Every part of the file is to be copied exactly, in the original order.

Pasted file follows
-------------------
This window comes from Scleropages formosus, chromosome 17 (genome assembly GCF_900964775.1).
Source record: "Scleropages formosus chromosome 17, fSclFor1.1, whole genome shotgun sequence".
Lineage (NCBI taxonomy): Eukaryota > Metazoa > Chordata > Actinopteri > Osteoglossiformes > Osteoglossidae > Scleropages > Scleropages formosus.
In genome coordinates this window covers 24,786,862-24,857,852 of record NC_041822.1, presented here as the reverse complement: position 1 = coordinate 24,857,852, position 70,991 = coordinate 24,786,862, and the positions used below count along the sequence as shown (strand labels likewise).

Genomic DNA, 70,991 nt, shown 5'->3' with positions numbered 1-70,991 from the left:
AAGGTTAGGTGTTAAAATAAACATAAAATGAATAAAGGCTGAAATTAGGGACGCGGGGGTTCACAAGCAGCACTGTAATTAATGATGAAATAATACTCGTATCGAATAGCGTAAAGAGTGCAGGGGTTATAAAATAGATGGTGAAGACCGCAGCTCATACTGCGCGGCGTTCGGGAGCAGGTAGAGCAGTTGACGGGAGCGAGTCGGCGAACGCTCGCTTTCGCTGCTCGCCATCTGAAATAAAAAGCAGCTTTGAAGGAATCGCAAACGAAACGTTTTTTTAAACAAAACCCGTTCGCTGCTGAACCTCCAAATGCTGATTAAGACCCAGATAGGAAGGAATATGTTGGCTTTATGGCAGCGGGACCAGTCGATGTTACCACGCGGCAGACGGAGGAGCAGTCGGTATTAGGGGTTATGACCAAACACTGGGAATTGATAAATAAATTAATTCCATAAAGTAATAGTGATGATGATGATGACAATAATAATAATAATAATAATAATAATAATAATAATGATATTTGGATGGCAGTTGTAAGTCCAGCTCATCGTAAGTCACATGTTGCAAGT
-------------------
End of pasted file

This window comes from Scleropages formosus, chromosome 17 (genome assembly GCF_900964775.1).
Source record: "Scleropages formosus chromosome 17, fSclFor1.1, whole genome shotgun sequence".
Lineage (NCBI taxonomy): Eukaryota > Metazoa > Chordata > Actinopteri > Osteoglossiformes > Osteoglossidae > Scleropages > Scleropages formosus.
In genome coordinates this window covers 24,786,862-24,857,852 of record NC_041822.1, presented here as the reverse complement: position 1 = coordinate 24,857,852, position 70,991 = coordinate 24,786,862, and the positions used below count along the sequence as shown (strand labels likewise).

Genomic DNA, 70,991 nt, shown 5'->3' with positions numbered 1-70,991 from the left:
AAGGTTAGGTGTTAAAATAAACATAAAATGAATAAAGGCTGAAATTAGGGACGCGGGGGTTCACAAGCAGCACTGTAATTAATGATGAAATAATACTCGTATCGAATAGCGTAAAGAGTGCAGGGGTTATAAAATAGATGGTGAAGACCGCAGCTCATACTGCGCGGCGTTCGGGAGCAGGTAGAGCAGTTGACGGGAGCGAGTCGGCGAACGCTCGCTTTCGCTGCTCGCCATCTGAAATAAAAAGCAGCTTTGAAGGAATCGCAAACGAAACGTTTTTTTAAACAAAACCCGTTCGCTGCTGAACCTCCAAATGCTGATTAAGACCCAGATAGGAAGGAATATGTTGGCTTTATGGCAGCGGGACCAGTCGATGTTACCACGCGGCAGACGGAGGAGCAGTCGGTATTAGGGGTTATGACCAAACACTGGGAATTGATAAATAAATTAATTCCATAAAGTAATAGTGATGATGATGATGACAATAATAATAATAATAATAATAATAATAATAATAATGATATTTGGATGGCAGTTGTAAGTCCAGCTCATCGTAAGTCACATGTTGCAAGT